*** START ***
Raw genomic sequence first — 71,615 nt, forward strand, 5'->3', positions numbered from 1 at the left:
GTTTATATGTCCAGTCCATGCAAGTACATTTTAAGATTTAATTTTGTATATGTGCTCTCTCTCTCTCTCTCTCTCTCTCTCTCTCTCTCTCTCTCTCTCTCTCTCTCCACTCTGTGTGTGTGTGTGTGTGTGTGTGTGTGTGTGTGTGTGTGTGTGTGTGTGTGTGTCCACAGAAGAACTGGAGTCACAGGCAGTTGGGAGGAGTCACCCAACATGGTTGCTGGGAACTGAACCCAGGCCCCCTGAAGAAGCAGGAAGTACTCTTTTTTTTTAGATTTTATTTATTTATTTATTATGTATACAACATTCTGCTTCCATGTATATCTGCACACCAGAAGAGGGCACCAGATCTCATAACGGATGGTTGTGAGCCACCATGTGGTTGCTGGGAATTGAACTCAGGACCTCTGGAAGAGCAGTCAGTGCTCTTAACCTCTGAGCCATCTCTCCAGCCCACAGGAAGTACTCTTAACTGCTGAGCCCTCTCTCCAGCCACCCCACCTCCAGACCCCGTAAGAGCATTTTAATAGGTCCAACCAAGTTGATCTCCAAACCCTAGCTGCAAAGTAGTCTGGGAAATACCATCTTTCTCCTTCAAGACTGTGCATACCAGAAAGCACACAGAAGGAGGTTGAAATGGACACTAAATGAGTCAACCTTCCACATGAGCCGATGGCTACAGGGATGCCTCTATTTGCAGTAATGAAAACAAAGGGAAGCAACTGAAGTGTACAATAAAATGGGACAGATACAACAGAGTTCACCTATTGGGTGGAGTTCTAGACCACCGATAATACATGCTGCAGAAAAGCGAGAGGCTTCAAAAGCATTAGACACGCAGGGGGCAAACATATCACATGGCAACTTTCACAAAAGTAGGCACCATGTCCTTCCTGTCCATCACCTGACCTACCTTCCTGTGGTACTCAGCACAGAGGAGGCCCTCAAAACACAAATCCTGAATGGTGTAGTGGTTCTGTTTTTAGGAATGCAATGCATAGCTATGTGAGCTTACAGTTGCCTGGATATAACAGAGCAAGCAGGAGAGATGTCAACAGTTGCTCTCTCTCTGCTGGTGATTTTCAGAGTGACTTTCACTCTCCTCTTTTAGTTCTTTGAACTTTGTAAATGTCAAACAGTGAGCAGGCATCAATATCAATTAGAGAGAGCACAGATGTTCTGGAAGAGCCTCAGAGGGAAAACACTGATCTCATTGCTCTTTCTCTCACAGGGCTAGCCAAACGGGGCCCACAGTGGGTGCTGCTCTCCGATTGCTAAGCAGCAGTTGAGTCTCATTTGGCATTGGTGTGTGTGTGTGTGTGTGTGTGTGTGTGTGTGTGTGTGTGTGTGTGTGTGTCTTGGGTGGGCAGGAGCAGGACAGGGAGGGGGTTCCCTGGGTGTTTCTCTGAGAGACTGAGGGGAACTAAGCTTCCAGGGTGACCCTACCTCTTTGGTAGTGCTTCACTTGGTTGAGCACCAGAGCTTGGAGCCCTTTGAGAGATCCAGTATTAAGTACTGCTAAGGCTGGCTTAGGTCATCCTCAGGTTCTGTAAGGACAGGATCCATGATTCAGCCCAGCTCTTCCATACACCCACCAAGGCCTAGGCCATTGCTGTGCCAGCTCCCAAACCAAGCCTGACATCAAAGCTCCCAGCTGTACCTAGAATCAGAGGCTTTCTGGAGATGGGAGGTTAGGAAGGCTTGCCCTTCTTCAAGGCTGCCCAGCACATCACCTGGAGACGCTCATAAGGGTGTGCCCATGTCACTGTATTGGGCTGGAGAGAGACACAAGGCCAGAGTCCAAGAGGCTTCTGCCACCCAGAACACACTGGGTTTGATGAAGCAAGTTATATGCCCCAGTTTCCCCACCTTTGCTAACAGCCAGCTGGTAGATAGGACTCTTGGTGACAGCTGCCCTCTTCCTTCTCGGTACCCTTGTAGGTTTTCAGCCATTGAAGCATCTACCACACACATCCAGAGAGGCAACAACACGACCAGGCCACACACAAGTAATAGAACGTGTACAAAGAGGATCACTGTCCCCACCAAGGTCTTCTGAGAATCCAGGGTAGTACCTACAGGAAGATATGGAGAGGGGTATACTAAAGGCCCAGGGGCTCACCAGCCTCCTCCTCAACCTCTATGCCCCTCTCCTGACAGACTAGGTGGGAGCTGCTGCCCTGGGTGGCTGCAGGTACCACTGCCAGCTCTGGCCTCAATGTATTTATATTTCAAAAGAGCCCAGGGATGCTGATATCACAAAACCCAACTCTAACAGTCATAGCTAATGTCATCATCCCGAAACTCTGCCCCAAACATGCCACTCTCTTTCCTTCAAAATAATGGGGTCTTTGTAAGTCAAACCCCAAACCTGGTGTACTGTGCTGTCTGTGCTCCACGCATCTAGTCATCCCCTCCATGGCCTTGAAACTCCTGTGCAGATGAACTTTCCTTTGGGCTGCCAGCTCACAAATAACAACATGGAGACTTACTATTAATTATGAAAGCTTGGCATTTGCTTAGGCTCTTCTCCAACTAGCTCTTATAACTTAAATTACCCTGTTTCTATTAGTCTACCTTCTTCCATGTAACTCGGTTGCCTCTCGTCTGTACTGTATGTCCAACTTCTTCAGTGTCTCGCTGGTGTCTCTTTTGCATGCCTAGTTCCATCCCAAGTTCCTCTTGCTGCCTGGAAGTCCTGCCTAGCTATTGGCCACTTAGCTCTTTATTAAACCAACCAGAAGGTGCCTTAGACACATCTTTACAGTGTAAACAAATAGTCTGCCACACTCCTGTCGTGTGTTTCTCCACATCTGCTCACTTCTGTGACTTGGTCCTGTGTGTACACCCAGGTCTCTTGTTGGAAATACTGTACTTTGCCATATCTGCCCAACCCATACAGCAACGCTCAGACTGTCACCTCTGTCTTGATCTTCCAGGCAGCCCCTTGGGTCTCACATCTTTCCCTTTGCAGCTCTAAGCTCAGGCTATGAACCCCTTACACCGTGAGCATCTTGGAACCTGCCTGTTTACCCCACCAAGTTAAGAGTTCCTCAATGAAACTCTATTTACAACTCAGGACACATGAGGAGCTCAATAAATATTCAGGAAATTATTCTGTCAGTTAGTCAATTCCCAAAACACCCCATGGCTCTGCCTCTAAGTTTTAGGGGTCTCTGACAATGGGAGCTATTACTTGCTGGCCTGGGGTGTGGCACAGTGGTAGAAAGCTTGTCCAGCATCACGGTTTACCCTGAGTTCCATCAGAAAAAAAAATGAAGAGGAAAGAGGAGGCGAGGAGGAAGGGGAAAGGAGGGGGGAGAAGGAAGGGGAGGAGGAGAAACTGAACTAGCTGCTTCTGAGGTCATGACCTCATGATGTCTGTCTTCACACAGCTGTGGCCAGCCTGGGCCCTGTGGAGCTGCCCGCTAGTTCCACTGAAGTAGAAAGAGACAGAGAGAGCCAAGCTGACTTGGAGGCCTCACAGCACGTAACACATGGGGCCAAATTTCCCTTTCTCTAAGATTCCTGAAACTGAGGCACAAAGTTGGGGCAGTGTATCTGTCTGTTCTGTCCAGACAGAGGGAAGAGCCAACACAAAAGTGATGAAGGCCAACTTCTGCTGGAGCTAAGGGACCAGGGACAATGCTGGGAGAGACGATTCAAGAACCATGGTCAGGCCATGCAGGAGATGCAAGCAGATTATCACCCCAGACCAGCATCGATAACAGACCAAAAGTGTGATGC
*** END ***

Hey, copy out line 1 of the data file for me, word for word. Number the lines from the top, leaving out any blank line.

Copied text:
Raw genomic sequence first — 71,615 nt, forward strand, 5'->3', positions numbered from 1 at the left: